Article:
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Old 10-02-2019, 07:20 AM
 
7,765 posts, read 9,621,198 times
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Quote:
Originally Posted by TacoSoup View Post
I have no doubt the winter in Milwaukee is worse than Kansas Cityís, but itís not like KC isnít brutal as well. Iíve watched many Chiefs games over the years where it looked absolutely miserable out in December and January.

Iíll never understand the growth argument. Why is growth so important? Why canít a place have little to no growth and not still be a great place? Growth just leads to more headaches, at least thatís been my experience with it.

Iíd go with Milwaukee all day in this one. I found it to be a cool city the one time I was there many years ago. I donít know how much it has changed in the last 25 years, but I can only imagine itís gotten better? Itís location on Lake Michigan being the biggest factor. Being close to Chicago is just the icing on the cake.
Absolutely. On Lake Michigan, nice/old-fashioned bungalow neighborhoods ( also affordable), and only about 1.5 hrs from Chicago. ..
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Old 10-02-2019, 07:41 AM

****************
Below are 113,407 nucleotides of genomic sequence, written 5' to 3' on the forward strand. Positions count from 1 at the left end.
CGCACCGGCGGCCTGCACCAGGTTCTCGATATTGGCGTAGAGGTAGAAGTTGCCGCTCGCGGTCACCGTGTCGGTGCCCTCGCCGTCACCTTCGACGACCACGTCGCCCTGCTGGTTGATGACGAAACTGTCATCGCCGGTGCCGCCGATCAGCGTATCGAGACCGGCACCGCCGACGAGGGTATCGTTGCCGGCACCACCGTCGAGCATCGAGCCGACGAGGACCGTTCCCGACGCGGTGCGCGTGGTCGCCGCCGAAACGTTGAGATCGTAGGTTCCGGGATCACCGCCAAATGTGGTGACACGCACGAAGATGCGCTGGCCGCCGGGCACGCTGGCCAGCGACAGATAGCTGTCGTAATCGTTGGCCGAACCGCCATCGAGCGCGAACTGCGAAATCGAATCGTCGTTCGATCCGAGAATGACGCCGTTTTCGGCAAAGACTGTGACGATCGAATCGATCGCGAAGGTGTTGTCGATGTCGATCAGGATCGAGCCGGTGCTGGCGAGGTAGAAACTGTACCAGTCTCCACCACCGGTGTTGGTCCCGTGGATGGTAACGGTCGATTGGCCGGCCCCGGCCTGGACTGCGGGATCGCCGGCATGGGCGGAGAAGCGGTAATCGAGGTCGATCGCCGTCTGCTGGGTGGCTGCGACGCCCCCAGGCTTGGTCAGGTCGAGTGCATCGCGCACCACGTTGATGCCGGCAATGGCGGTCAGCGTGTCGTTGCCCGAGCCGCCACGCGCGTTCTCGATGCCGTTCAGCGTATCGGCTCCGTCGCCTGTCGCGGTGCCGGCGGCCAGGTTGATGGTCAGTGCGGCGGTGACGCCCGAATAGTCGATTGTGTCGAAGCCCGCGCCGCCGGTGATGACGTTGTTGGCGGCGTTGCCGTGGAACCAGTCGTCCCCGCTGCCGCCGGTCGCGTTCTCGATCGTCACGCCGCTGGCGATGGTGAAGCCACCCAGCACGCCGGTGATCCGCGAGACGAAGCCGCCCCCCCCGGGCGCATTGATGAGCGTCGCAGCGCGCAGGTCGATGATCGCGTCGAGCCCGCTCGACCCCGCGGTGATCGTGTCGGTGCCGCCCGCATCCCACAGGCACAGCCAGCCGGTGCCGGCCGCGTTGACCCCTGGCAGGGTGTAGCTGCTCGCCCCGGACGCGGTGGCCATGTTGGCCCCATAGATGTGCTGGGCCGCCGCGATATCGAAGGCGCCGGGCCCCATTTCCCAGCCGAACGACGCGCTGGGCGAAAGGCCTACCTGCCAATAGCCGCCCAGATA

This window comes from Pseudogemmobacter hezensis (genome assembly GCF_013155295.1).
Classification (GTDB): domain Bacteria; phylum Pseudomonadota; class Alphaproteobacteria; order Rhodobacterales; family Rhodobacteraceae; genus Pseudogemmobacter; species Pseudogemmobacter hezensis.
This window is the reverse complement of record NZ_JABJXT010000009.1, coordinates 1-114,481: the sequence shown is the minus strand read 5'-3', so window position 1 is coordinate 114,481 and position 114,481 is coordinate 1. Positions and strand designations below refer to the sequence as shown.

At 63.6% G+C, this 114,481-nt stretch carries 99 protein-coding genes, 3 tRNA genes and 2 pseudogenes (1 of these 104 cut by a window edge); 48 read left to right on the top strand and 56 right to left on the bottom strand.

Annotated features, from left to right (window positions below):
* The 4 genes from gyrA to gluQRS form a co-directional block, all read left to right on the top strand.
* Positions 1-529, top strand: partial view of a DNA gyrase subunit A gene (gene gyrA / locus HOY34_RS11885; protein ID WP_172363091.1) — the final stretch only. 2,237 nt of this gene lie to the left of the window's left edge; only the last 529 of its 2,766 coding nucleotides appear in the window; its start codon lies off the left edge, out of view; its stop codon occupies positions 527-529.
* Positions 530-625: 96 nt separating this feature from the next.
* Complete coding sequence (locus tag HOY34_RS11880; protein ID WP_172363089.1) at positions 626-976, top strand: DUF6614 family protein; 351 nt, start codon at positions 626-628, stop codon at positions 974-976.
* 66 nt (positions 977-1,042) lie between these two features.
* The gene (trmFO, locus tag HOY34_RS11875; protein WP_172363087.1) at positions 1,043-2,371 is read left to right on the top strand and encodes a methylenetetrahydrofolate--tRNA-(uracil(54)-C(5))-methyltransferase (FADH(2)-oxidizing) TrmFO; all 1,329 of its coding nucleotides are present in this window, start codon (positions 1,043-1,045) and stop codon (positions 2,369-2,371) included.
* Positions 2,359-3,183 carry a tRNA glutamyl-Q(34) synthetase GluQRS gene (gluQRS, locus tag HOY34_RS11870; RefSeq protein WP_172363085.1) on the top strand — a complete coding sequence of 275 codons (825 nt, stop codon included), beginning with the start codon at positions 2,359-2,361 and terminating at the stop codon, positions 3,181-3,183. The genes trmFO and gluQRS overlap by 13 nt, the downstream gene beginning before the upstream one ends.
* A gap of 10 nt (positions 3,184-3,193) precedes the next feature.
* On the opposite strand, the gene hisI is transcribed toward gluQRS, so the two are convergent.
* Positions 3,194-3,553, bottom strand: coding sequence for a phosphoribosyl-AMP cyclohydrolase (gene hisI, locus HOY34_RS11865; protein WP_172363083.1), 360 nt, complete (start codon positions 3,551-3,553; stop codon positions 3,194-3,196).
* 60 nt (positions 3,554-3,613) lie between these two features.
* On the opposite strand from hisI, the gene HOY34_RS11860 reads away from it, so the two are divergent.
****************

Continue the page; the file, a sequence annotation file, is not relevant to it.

Location: IN
21,041 posts, read 36,421,933 times
Reputation: 13555
Quote:
Originally Posted by FalstaffBlues View Post
The "freeze thaw cycle" is great. I can damn near golf year round at 39 degrees north.

What winter activities? Snowmobiling? You can just ride an ATV in KC. Ice Fishing? In KC you can just go regular fishing.
That is why KC has ZERO in common with most of the Midwest in terms of climate, no well defined four seasons. Winter weather is lousy in KC because you don't have consistent snow or mild conditions, just a constant battle between the two which is pointless. Summer is completely useless in KC because it is too hot or too humid. Until you have experienced a near constantly pleasant summer climate location, it is a big quality of life advantage.
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Old 10-02-2019, 07:53 AM
 
2,284 posts, read 1,148,521 times
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Quote:
Originally Posted by FalstaffBlues View Post
I didn't say downtown Milwaukee sucks and has nothing to offer. I said KC has a livelier city center. Its not even alot livelier.

However, DT Milwaukee has about 10,000 residents (DT Milaukee's website says there are over 30,000 but the boundaries of what they call "downtown" includes the entire lower east side, which is not downtown.) Downtown KC has over 23,000.